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Dr. Siegel Discusses RT-Related AEs for Patients With Oropharyngeal Squamous Cell Carcinomas

Robert Siegel, MD
Published: Wednesday, Jul 05, 2017



Robert Siegel, MD, chair, professor of medicine, director, Division of Hematology/Oncology, George Washington University, discusses the adverse events (AEs) associated with radiation therapy (RT) for patients with oropharyngeal squamous cell carcinomas.

The standard of care for treating these patients is a combination of weekly low-dose chemotherapy with cisplatin and radiation therapy.

The short-term associated AE with radiation therapy can be difficulty eating. In the long-term, side effects include dry mouth and an altered sense of taste, which lead to implications such as gum disease and jaw bone decay.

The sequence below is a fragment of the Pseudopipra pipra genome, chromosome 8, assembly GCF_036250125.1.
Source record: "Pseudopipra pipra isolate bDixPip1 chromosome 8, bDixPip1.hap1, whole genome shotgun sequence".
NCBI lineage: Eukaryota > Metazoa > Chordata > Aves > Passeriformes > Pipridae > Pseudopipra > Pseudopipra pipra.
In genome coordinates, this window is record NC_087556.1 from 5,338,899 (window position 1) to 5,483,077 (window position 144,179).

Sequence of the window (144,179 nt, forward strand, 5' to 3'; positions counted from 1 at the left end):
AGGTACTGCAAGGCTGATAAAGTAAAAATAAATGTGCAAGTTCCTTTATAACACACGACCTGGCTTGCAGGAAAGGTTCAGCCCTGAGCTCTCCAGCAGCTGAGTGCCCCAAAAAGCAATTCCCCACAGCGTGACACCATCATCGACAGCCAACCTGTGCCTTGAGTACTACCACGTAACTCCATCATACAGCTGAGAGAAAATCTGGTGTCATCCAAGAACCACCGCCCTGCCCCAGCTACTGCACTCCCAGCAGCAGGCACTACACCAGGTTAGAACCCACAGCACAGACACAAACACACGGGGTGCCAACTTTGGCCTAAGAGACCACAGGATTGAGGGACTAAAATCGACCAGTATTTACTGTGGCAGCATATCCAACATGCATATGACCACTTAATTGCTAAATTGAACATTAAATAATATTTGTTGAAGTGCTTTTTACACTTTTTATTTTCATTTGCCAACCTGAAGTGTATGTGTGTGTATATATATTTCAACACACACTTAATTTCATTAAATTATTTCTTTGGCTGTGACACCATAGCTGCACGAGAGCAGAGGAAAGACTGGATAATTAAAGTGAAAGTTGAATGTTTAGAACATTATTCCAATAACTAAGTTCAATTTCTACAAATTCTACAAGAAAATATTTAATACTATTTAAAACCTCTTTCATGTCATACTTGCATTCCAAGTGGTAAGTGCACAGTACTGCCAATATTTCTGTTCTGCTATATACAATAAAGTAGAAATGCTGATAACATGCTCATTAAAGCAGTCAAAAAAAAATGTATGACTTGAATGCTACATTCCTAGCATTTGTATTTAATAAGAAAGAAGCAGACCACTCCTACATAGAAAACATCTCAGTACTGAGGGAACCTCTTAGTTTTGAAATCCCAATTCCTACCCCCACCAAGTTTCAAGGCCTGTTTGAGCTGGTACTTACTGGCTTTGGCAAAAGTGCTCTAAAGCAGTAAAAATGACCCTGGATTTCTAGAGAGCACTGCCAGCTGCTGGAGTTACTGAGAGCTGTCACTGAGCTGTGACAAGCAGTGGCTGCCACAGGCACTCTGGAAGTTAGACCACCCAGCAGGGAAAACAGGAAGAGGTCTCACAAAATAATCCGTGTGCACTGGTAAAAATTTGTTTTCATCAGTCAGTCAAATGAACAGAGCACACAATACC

Robert Siegel, MD, chair, professor of medicine, director, Division of Hematology/Oncology, George Washington University, discusses the adverse events (AEs) associated with radiation therapy (RT) for patients with oropharyngeal squamous cell carcinomas.

The standard of care for treating these patients is a combination of weekly low-dose chemotherapy with cisplatin and radiation therapy.

The short-term associated AE with radiation therapy can be difficulty eating. In the long-term, side effects include dry mouth and an altered sense of taste, which lead to implications such as gum disease and jaw bone decay.

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